Healy was one of the most versatile craftsmen ever to ply his trade in Buffalo broadcasting. In an astonishingly eclectic career at Channel 4, he anchored sports, was Buffalo’s most popular news anchor, hosted the "Beat the Champ" and "Strike, Spares and Misses" bowling shows, and was the announcer for the flamboyant wrestling telecasts from Memorial Auditorium. After retiring from Channel 4, Healy hosted "Over 50" for 13 years on WNED-TV. He died in 1994.
The "Voice of the Buffalo Bills" for nearly 40 years. He’s nationally acknowledged as one of the great pro football announcers of all time. Miller spent 43 years at Channel 4 and WBEN-AM until his retirement in 1998 . He was the emcee of the TV quiz show " It’s Academic" and hosted an acclaimed afternoon radio show at WBEN in the 1960s.
The dean of talk radio in Buffalo. His calm manner, rich voice and warm style have set a remarkable standard for high-quality conversation since he first positioned himself at a WGR microphone nearly four decades ago. Otto also has anchored news, hosted d ocumentaries and been a quirky music personality.
Buffalo Bob Smith
Created "Howdy Doody" at WNBC-TV in New York City and launched that ground-breaking children’s show on the full NBC network in 1947. A winner of multiple Emmys for his Doodyville characters, he also earned the coveted Peabody Award for his combination of wholesome entertainment and good citizenship during Howdy’s 13-year run at the top of the dinnertime audience ratings. Before becoming one of the icons of early television, Smith was a singer, actor and personality at WBEN and WGR Radio in his hometown.
Created "The Lone Ranger" while working at WEBR Radio in 1930. He originally called it "Covered Wagon Days" and took the program to WXYZ in Detroit, where in 1933 "The Lone Ranger" got launched from coast to coast. Striker also created and wrote "The Gree n Hornet" and "Sgt. Preston of the Yukon". He died in a 1962 car crash in Elma.
Was the first African-American personality to anchor on a Buffalo television newscast, breaking the racial barrier in the 1960s when he handled sports on WGR-TV (Channel 2). Earlier, Warlick was one of the most popular athletes ever to play for the Bills.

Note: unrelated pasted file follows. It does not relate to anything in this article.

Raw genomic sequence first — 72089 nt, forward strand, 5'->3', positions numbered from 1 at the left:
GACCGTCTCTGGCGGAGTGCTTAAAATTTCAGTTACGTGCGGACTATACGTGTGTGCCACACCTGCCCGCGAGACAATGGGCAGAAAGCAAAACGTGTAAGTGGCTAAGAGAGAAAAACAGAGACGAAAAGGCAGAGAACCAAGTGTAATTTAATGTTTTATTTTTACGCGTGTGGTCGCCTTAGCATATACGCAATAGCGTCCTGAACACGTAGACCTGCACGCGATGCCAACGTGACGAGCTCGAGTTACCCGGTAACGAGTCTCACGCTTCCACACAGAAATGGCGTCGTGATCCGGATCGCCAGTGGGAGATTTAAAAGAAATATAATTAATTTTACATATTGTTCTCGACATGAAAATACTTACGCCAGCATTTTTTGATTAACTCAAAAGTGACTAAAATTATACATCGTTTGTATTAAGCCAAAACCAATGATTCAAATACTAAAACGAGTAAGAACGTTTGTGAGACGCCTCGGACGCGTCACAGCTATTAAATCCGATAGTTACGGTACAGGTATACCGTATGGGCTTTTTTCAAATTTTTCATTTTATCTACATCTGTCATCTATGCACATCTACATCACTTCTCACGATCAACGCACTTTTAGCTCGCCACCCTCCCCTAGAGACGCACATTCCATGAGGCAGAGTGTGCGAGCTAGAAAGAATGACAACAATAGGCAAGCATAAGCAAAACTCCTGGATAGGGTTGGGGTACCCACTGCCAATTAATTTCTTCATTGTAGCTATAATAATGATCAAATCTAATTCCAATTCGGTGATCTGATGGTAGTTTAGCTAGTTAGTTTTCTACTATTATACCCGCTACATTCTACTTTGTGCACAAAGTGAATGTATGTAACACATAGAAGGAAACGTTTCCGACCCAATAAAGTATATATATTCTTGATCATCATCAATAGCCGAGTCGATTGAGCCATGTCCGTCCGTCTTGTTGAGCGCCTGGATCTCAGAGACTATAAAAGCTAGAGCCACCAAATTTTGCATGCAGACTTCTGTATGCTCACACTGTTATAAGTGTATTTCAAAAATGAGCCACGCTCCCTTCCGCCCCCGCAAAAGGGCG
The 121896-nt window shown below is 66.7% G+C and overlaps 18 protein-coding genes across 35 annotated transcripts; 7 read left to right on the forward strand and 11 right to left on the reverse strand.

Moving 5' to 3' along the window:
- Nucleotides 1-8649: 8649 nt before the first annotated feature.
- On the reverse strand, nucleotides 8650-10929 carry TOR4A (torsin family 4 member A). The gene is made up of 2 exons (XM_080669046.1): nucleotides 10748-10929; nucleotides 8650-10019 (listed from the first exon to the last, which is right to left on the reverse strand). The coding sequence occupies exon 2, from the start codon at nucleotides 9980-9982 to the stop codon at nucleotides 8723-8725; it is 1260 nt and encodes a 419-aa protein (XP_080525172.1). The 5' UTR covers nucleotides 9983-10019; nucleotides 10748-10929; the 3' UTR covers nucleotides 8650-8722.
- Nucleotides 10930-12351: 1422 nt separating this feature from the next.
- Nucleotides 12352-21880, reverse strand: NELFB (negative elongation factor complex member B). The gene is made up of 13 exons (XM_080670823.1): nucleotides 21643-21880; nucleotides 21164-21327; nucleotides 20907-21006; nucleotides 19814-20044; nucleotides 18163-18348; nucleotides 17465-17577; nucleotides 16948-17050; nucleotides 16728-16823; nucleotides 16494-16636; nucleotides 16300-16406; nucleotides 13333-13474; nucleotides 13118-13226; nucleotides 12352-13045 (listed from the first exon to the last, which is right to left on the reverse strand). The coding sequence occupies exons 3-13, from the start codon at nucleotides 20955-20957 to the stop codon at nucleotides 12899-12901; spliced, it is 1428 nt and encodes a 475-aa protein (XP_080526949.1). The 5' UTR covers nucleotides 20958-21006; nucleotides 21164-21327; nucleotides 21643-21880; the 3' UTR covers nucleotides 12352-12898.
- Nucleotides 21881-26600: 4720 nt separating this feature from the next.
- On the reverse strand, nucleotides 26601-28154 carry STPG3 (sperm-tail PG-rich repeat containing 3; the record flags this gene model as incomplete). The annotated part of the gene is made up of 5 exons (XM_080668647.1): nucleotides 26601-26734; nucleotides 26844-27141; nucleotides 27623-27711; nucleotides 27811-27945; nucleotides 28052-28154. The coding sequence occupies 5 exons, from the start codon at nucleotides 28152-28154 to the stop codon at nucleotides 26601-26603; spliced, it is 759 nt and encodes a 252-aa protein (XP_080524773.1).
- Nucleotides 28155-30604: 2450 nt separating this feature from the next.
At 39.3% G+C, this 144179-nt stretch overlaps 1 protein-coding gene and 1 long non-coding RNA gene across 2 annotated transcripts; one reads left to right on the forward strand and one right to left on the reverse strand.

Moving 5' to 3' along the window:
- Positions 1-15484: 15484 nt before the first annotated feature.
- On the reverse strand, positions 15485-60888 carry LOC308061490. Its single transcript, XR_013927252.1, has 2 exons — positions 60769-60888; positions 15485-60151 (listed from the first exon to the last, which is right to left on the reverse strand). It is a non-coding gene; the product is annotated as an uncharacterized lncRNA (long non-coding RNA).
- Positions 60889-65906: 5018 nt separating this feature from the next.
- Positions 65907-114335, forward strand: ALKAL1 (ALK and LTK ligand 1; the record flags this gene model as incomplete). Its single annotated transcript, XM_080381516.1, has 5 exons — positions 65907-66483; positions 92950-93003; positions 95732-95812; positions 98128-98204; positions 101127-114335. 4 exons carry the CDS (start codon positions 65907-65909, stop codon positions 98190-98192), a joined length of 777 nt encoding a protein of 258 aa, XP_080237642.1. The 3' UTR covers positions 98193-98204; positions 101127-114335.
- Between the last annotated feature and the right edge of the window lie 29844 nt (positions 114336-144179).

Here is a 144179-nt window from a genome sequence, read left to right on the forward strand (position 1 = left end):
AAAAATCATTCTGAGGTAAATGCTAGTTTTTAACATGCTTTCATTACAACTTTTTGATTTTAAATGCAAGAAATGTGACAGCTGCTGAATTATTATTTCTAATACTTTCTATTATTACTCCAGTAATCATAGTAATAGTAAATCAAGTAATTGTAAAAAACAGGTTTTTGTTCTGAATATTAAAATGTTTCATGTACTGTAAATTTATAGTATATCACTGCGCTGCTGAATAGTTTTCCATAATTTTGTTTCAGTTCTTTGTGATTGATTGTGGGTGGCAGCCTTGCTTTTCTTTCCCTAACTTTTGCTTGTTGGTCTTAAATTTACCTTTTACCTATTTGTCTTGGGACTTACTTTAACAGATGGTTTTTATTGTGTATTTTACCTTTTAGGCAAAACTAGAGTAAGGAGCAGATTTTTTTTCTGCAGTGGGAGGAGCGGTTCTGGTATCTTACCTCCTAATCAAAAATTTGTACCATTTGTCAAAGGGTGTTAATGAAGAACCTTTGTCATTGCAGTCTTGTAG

In 1958 Weinstein became news director of WKBW Radio’s "Pulse Beat News" and developed the concept of "rock ‘n’ roll radio news" - fast-paced, sometimes bombastic delivery; tabloid emphasis on the police blotter. In 1964 Irv took over as news director an d lead anchor for TV’s "Eyewitness News." Seated at the Channel 7 news desk with Tom Jolls and Rick Azar, Weinstein made up the longest running anchor team in the history of television (24 years - begining in 1965.) On December 31, 1998, Weinstein retired from Channel 7, leaving Buffalo airwaves as the most popular TV personality in the history of Western New York.
Famous for his quarter century run as the twice-a-night sports anchor at WKBW-TV (Channel 7). To hundreds of thousands of viewers, his face and voice are the definitive representation of sports on the Niagara Frontier. In the mid-1950s , he became one of the youngest staff announcers at NBC-TV in New York, eventually returning to Buffalo to work at NBC-owned WBUF-TV, Channel 17. In 1958, when Channel 7 signed on, it was Azar’s voice that welcomed viewers to what would become Buffalo’s No.1 TV station. Seated at the Channel 7 news desk with Tom Jolls and Irv Weinstein, Azar made up the longest running anchor team in the history of television (24 years - begining in 1965.)Azar retired from WKBW-TV in 1989.
Jolls was Buffalo’s all-time favorite weatherman as a 34 year vet of WKBW-TV’s "Weather Outside." He was also host of one of the city’s most memorable children’s programs, "The Commander Tom Show." Before Channel 7, he anchored news at WBEN-TV, wrote and produced radio dramas for WBEN-AM. Seated at the Channel 7 news desk with Rick Azar and Irv Weinstein, Jolls made up the longest running anchor team in the history of television (24 years - begining in 1965.)
Distinguished Broadcaster Award
Ramblin' Lou Schriver
WIVB (WBEN)-TV (50 years)
WLVL (WUSJ)-Radio (50 years)